Dragon Dave

Monday, September 4, 2017

A Return to Buck Rogers: Buck's Best Friend Part 1

The film version of "Buck Rogers in the 25th Century" ends with Colonel Wilma Deering telling Buck that he's helped her get more in touch her feelings and her womanhood. In other words, this 20th Century man has made a positive impact on this tightly-focused, modern 25th Century woman. But the novelization (and presumably the original screenplay) ends quite differently. Author Richard A Lupoff (pen name Addison E Steele) returns us to the control room of the A.I. Overlords who rule New Chicago. This time, it is not Buck Rogers who is on trial, but Doctor Apol, the computer overlord who earlier prosecuted Buck. We learn that it is he who has passed crucial information to the Draconians on food shipments to Earth, which allowed the Draconians to perpetuate their piracy scam, and nearly led to Earth being forced into an unequal partnership with the empire. The judgment of the overlords is swift. As Buck was once sentenced to banishment from the Inner City, Dr. Apol is sentenced to death. 

After watching the film version several times this year, I'm left with the sense that another computer overlord, Doctor Theopolis, is really Buck's truest friend. The Draconians, Commander Kane and Princess Ardala, may have awakened him from his 500 years of hibernation, but they distrusted him, and callously used him as an unwittingly spy, known the transmitter they hid on his ship would be found and that Buck would be branded a traitor. Later, Ardala may have wanted him as a consort or husband, but it'd be hard for Buck to trust someone who might love you one minute, and want to kill you the next, or for that matter, sacrifice you if she found it politically expedient.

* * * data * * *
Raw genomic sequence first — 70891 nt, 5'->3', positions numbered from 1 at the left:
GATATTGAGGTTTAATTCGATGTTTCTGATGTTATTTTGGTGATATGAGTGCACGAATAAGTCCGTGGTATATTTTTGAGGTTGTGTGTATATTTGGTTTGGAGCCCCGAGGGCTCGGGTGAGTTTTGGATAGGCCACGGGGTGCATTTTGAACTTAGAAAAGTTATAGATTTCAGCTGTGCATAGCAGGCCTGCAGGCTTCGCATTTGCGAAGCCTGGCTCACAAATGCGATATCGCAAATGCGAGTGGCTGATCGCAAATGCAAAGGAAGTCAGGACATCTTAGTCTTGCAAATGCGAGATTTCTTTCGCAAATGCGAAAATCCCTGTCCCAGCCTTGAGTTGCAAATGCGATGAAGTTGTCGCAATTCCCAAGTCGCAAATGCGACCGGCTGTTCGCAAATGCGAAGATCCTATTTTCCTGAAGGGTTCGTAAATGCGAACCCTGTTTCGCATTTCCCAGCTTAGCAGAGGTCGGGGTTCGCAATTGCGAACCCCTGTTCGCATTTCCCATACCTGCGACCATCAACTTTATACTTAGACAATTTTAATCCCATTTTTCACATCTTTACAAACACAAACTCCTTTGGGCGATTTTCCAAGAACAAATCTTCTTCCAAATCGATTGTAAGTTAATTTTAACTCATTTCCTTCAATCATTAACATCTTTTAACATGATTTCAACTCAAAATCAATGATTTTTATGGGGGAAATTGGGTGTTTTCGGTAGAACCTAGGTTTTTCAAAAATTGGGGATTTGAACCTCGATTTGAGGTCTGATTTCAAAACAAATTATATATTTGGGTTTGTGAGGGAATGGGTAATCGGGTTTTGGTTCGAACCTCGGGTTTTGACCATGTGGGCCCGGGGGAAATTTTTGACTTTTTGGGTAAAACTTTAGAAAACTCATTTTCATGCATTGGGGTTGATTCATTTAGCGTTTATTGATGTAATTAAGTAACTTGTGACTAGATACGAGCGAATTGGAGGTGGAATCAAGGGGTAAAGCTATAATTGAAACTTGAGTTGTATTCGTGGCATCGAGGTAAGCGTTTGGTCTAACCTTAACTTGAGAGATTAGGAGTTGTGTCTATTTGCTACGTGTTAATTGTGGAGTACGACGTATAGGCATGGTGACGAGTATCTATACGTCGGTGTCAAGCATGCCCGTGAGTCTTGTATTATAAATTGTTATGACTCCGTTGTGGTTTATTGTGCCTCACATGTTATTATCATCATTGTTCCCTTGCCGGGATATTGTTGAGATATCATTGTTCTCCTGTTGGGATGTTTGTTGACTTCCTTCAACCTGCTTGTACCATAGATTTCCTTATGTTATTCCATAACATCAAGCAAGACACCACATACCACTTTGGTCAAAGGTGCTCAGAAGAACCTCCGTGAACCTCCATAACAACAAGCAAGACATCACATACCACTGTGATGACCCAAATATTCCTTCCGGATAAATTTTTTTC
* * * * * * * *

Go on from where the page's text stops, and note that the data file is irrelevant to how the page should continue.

Doctor Huer and Colonel Wilma Deering are little better in the film version. Initially Doctor Huer believes Buck's story, but loses his belief in Buck the minute the Draconian transmitter is found on Buck's ship. Wilma's attitude to Buck is as changeable as Ardala's. One moment she likes him, the next she fervently believes he's a spy. Like Ardala, Wilma can only love him if she believes she possesses him. In the novel, Lupoff's portrayal of both humans is more complicated. Still, they seem faithless to Buck, and hardly embody the lofty ideal of "innocent until proven guilty."

But Dr. Theopolis likes and believes in Buck from the first. When Buck first lands on Earth, the humans lock him up in a room for nearly a day, and thoughtlessly return to their duties while a thorough search is made of his ship and background. While Buck is sitting on his hands, and has trouble taking in the notion that he's now in the 25th Century, and everything and everyone he has ever known is lost to him forever, Dr. Theopolis talks to him. He has immense responsibilities as a Computer Overlord. Yet he drops them to keep Buck company during this waiting period, and bring him up to date on life in the 25th Century. He's complimentary, kind, and sympathetic to Buck's plight.